Radar car collision prevention systems put to the test
By Kyle Sherer
February 14, 2008
February 15, 2008 British Motor Insurance Repair Research Centre Thatcham has put three of the car industry’s most hyped collision prevention technologies to the test – and they’ve emerged with flying colors. TThe Volvo City Safety, Mercedes Distronic Plus, and Honda CMBS use radar systems to mitigate and prevent low speed collisions – which, as a category, make up 75% of all motor accidents.
Matthew Avery, Thatcham Research Manager said: “They will make a major impact on the number of slow speed accidents – in Britain and across the World. Thatcham believes that if manufacturers embrace the new systems and fit them as standard – more than 125,000 injuries will be prevented each year in Britain alone.”
The Volvo City Safety uses laser radar, or LIDAR, to track the distance and speed of the car in front of the driver. The windscreen mounted device renews its calculations 50 times a second, pre-charging the brakes to avoid potential collisions before drivers can even sense the danger.
The system is active at speeds of up to 18.7 mph and has a range of up to six meters in front of the car. If a driver fails to activate the brakes before an imminent collision, the City Safety system automatically stops the car, and even steers it out of harms way. If the failsafe activates while the car is traveling below 10 mph, the collision should be averted completely, and at a speed of below 20 mph, the impact will be reduced by 50%.
The Volvo City Safety will be fitted as standard to the XC60, which is available this November.
Like the City Safety, the Mercedes Distronic Plus uses a form of radar to maintain safe distance from neighbouring cars. However, the two radars on the Distronic Plus are linked to the car’s cruise control, adding an extra level of autonomy to the system. The Distronic Plus operates at speeds of up to 200 km/h, keeping your car in sync with traffic whether it be stop-and-start gridlock or long stretches of freeway.
The short-range 24 gigahertz radar sweeps a fan-shaped 80-degree pattern with 30 meters of range, while the 77 gigahertz radar sweeps a nine-degree pattern at a far longer range – combined, the radars cover 145 meters of road.
As an added safety precautions, the Distronic Plus incorporates the Brake Assist Plus, and the PRE-SAFE system.
The Brake Assist Plus functions in a similar way to the City Safety, monitoring the distance between cars and adjusting brake pressure to avoid collisions. In tests conducted by Mercedes, the integrated system reduced rear collisions in heavy city traffic by 75%.
PRE-SAFE works with Distronic Plus to tighten front seat belts and alter seat positioning in the moments preceding a collision. The system also closes sunroofs if it senses an impending rollover, and closes side windows to better support air bags.
The Mercedes Distronic Plus is currently available on some S-class models. S-Class is also the first model of Mercedes to incorporate Night View Assist, which uses infra-red light projectors to create a high-resolution video display of up to 150 meters of upcoming road in the instrument cluster.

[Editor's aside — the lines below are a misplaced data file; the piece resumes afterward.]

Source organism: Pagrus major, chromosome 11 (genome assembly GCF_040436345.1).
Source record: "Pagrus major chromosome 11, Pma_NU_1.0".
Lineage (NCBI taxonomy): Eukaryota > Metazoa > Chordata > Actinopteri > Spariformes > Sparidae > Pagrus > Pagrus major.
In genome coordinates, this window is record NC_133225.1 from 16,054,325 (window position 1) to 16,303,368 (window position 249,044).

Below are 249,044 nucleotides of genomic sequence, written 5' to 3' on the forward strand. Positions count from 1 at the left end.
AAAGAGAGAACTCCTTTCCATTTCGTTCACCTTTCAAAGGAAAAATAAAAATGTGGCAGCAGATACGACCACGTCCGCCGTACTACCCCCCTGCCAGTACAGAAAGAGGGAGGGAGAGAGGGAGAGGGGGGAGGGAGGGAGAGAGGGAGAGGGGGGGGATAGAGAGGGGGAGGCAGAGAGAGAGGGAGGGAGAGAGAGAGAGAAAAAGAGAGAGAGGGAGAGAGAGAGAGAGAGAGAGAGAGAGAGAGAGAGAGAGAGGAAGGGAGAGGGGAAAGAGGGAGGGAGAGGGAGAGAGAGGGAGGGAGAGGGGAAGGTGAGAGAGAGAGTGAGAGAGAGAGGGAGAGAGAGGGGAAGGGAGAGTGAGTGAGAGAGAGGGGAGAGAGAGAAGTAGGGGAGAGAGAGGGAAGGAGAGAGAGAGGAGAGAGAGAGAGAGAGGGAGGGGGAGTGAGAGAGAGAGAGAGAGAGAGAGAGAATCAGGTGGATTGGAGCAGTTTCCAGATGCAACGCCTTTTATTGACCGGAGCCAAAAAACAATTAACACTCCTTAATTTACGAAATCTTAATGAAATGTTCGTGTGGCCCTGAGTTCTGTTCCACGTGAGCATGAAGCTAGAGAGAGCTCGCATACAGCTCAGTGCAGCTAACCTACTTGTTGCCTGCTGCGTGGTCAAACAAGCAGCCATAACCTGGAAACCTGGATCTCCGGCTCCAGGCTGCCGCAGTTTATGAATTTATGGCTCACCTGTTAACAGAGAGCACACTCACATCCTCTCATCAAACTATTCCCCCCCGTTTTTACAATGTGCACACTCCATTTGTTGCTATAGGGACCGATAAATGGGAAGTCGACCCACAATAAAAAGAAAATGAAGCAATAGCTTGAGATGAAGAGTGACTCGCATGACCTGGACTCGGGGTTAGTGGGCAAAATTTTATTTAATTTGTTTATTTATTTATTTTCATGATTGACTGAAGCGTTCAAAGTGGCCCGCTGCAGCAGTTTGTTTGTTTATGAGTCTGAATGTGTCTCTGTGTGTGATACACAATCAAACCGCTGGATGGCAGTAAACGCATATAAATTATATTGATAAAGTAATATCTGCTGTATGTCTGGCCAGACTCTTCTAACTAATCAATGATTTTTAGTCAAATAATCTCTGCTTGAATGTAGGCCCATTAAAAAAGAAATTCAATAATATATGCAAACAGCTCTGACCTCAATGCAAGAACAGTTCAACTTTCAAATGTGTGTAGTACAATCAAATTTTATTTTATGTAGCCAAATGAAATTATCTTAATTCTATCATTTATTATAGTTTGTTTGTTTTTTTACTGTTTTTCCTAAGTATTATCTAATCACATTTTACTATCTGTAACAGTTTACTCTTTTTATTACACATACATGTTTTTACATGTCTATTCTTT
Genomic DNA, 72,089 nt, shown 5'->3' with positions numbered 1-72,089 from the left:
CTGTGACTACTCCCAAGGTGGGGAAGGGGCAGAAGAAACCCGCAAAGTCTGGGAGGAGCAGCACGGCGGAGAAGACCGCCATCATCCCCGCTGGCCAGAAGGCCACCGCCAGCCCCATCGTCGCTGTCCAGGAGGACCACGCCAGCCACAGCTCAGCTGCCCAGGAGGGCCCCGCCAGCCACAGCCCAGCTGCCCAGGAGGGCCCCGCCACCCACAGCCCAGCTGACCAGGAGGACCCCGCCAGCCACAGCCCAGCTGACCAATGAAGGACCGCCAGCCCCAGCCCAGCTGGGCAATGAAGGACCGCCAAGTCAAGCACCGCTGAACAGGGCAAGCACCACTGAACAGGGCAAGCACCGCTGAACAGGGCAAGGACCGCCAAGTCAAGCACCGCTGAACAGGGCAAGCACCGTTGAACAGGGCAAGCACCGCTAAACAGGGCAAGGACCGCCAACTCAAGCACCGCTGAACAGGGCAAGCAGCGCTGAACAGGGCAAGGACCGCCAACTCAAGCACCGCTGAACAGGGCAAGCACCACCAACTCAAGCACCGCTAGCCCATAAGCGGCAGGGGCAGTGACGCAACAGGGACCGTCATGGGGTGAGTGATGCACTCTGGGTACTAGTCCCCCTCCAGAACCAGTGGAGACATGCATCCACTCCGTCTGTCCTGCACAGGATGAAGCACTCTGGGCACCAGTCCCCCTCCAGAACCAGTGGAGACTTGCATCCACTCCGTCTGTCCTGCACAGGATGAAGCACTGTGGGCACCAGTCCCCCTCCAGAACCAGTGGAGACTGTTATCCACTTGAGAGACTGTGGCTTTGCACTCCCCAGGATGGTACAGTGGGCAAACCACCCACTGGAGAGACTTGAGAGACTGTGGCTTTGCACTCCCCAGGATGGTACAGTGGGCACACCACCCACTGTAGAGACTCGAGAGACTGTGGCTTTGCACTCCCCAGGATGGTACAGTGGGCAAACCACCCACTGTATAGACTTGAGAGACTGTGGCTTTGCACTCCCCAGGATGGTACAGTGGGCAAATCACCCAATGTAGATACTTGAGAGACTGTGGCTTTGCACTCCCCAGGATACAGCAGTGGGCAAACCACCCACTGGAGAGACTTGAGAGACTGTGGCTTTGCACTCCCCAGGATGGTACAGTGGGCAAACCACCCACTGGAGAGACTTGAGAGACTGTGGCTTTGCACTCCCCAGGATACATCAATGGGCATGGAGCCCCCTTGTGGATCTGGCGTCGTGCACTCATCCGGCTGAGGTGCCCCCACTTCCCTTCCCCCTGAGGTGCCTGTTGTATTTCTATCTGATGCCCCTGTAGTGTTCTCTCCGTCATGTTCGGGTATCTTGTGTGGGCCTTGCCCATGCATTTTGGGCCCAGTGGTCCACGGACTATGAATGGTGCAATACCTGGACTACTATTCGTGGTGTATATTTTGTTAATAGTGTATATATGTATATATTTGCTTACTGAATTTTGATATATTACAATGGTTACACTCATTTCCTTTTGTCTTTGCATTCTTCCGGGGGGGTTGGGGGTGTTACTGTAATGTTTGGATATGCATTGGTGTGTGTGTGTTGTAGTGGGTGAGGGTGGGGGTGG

The Honda CMBS also uses radar to calculate the distance and speed of the vehicle in front, sending visual and audible warnings to the driver and automatically applying the brakes if a collision is imminent. Like the PRE-SAFE, CMBS E-Pretensioners tighten seat belts to lessen the chance of injury resulting from collisions.
The CMBS operates only when the car is traveling at greater speeds than 9.3 mph, and when the speed difference between it and the vehicle in front exceeds 9.3 mph. This is to minimise annoyances the system might cause when a driver wishes to, say, park a car.
The CMBS operates in three stages. If the distance between the two vehicles tightens, it sounds a buzzer and displays a BRAKE message on the car display. If that is ignored, it will automatically apply light braking combined with light tugs on the driver’s seat belt. The final stage occurs when the system perceives a collision as imminent – it tightens the seat belts and applies full brakes.
While all three systems use radar technology to create impressive, and effective, collision prevention systems, they are also vulnerable to radar’s weaknesses. Weather conditions like fog and rain can undermine its effectiveness, and dirt can obscure the sensor.
Car safety technology, for all its good intentions, has also been theorized to have negative psychological consequences. Some studies have shown that drivers will increase risk-taking behavior as a result of a perception of increased safety. In our opinion it would be nice to think that people aren't that stupid! The car companies themselves, and Thatcham, point to the obvious fact their technologies are most effective when used with an alert, responsible driver.
Overall, the attitude toward radar based safety tech is optimistic, with car manufacturers predicting that the systems can be further refined to detect other collisions, including those with pedestrians. Matthew Avery said “These systems are a massive breakthrough for keeping motorists safe. Vehicle manufacturers should be congratulated for developing and introducing this technology which is significant for the safety of all UK road users.”
At the very least, they might help bring automobile insurance rates down – and that’s a vision of the future that’s almost as appealing as flying cars.
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